Nike Flyknit Lunar 2 Review
Active Gear Review is supported by its audience. If you purchase through links on our site, we may earn an affiliate commission.
Through time, Nike has always been a company that innovates, whether it’s a chip you can put in your running shoe to track your distance, designing cycling uniforms modeled after the outside of a golf ball to be more aerodynamic, and more recent, making a running shoe upper that produces hardly any excess waste and provides plenty of support using only a polyester yarn. While new technology is good and I don’t mind being a guinea pig, product performance is still of utmost importance to me and the Nike Flyknit Lunar 2 running shoe does not disappoint.
Nike Flynit Lunar2 Upper
As mentioned above, the upper of the Nike Flyknit Lunar 2 running shoe uses only polyester yarn for it’s construction which might have you asking, how can I get enough support in a running shoe upper with only yarn? That’s a great question and I have an answer for you. To allow for varying levels of support and shape, the upper of the Nike Flyknit Lunar 2 is single stitched, double stitched, single layered, double layered, etc. This creates different levels of fabric density which allows the shoe to provide different levels of durability and support in different areas of the shoe. As shown in the pictures in this review, take a look at the blue sections of this shoe. These sections are much denser than the bright green sections and are the areas in a running shoe where support is most needed.
Through testing these shoes on shorter runs of 3-5 miles and longer runs of 12-15 miles, I found the Nike Flyknit Lunar 2 to provide just enough support without overdoing it. For the runners that demand a lot of upper support, often people who are on the larger side, this shoe might not hold up as well. I am 6’0 and weigh 175lbs and found the Nike Flyknit Lunar 2 to hold up just fine, hopefully this provides a baseline for you.
As for actual fit of the Nike Flyknit Lunar 2, I found the shoe to fit a little snug the first few times I ran in them and after about 20-30 miles logged, I found the shoes to fit me great. Given one foot is more of a normal width and one foot is a little wider, it is good to see a shoe that can adapt to different shaped feet. Another unique feature in the Nike Flyknit Lunar 2 running shoe is the tongue of the shoe. Instead of using an overstuffed tongue to keep the laces from digging in and providing support, Nike uses a very small tongue which for all intensive purposes helps you put the shoe on. There are other running shoes in the past that don’t have tongues, but they often cut into your foot. Not in the case of the Nike Flyknit Lunar 2.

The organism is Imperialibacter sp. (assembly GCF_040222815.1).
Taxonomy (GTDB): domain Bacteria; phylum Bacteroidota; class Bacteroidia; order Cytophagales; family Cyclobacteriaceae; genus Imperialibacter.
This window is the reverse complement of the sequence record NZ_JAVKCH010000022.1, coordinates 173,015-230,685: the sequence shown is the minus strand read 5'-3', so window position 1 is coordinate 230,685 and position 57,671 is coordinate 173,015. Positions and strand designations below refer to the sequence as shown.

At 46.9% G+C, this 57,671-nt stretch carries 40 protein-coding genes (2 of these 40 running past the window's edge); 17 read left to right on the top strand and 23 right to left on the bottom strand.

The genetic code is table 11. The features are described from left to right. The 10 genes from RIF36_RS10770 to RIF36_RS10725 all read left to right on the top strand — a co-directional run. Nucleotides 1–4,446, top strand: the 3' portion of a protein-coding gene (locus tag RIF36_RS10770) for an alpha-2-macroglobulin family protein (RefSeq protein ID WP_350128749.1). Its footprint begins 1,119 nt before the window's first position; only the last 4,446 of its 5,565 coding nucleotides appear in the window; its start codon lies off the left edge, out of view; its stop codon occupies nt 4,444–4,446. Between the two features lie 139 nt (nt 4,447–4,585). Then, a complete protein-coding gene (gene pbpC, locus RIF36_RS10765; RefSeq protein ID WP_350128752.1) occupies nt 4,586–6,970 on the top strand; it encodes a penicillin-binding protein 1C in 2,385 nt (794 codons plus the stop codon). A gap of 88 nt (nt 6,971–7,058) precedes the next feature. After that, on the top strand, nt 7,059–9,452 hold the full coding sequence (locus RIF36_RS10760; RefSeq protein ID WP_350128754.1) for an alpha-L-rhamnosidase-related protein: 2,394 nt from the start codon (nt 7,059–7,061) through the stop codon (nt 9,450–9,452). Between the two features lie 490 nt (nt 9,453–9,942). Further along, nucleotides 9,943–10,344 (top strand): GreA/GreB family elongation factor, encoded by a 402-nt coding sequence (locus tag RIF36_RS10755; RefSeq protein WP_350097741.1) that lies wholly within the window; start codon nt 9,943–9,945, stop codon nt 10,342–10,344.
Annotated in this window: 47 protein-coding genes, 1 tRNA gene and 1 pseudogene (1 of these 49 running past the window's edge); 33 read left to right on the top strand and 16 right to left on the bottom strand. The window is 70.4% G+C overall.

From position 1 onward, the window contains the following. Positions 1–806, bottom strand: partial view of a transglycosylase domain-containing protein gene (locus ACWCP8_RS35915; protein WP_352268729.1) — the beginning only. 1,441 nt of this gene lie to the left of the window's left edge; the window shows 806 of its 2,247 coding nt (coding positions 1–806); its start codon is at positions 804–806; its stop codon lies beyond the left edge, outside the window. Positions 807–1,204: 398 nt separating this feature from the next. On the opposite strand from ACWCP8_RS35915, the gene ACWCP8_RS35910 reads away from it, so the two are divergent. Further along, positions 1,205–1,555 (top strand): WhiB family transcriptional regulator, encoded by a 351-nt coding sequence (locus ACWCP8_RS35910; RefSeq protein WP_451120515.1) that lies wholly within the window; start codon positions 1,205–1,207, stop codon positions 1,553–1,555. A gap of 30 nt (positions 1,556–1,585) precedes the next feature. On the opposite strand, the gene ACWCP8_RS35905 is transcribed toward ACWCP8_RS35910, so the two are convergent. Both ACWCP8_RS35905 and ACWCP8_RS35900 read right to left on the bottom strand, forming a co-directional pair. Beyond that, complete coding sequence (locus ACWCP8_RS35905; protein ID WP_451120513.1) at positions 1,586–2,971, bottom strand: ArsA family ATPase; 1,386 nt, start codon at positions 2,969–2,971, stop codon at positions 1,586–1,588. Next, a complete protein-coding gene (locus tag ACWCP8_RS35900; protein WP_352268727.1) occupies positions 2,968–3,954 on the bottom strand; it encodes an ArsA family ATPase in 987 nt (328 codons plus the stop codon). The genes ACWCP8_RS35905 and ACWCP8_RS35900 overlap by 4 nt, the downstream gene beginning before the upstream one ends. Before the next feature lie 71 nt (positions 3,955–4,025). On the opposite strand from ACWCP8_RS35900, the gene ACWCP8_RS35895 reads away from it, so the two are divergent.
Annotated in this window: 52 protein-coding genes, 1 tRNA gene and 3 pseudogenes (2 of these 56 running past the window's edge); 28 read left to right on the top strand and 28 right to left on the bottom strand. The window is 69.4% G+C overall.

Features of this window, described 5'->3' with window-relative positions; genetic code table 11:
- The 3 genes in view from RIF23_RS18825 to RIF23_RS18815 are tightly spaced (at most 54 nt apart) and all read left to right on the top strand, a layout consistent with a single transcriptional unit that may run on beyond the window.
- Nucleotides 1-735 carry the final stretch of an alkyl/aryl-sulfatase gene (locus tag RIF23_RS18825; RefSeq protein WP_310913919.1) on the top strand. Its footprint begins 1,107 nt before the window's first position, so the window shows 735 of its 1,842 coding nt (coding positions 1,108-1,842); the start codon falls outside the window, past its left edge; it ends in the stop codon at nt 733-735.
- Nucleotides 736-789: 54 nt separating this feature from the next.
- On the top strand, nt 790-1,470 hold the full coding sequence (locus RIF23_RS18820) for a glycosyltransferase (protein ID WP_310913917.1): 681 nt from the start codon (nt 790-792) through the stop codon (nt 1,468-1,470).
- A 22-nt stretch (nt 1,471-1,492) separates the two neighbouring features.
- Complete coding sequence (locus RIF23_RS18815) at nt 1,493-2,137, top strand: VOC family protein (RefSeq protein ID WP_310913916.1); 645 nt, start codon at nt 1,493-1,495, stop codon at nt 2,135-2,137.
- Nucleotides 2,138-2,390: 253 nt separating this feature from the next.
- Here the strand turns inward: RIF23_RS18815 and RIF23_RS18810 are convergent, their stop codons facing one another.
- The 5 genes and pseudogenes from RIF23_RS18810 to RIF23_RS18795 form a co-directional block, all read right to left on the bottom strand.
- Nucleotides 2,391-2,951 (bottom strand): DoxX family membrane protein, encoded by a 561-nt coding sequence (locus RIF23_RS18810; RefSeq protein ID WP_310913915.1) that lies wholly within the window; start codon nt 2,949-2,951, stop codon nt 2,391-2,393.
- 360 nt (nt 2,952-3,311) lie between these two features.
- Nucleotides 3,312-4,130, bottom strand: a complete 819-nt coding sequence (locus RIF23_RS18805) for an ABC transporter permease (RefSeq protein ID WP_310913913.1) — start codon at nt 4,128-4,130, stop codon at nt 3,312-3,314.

Midsole and Outsole
The midsole in the Nike Flyknit Lunar 2 running shoe is made of Nike’s proprietary foam called Lunarlon. This foam does a nice job of not breaking down too fast allowing you to get the typical 400-500 miles out of the shoe. After about 100 miles on the shoe, I noticed the foam to feel a little softer on my runs which is not a problem, but if you like a stiff midsole, this could be an issue. For the majority of runners, the Lunarlon foam will work great.
The outsole of the Nike Flyknit Lunar 2 is primarily meant for road running. There are not deep aggressive lugs, but rather a smooth like surface that helps provide a smooth ride. Like any road shoe, this outsole will work on mild trails like crushed gravel, but I wouldn’t make it a point to repetitively run on technical trails.
The Nike Flyknit Lunar 2 is an excellent choice for runners looking for a neutral to light stability running shoe. The shoe is a great option for shorter distance speed workouts and longer distance training runs. A good all around training shoe. For the fashion conscious, you can completely customize the color combinations of this shoe on the Nike website which is pretty sweet for a little extra.
For more info on the Flyknit Lunar 2 and other Nike products, visit www.amazon.com/nike.
Customized MSRP $185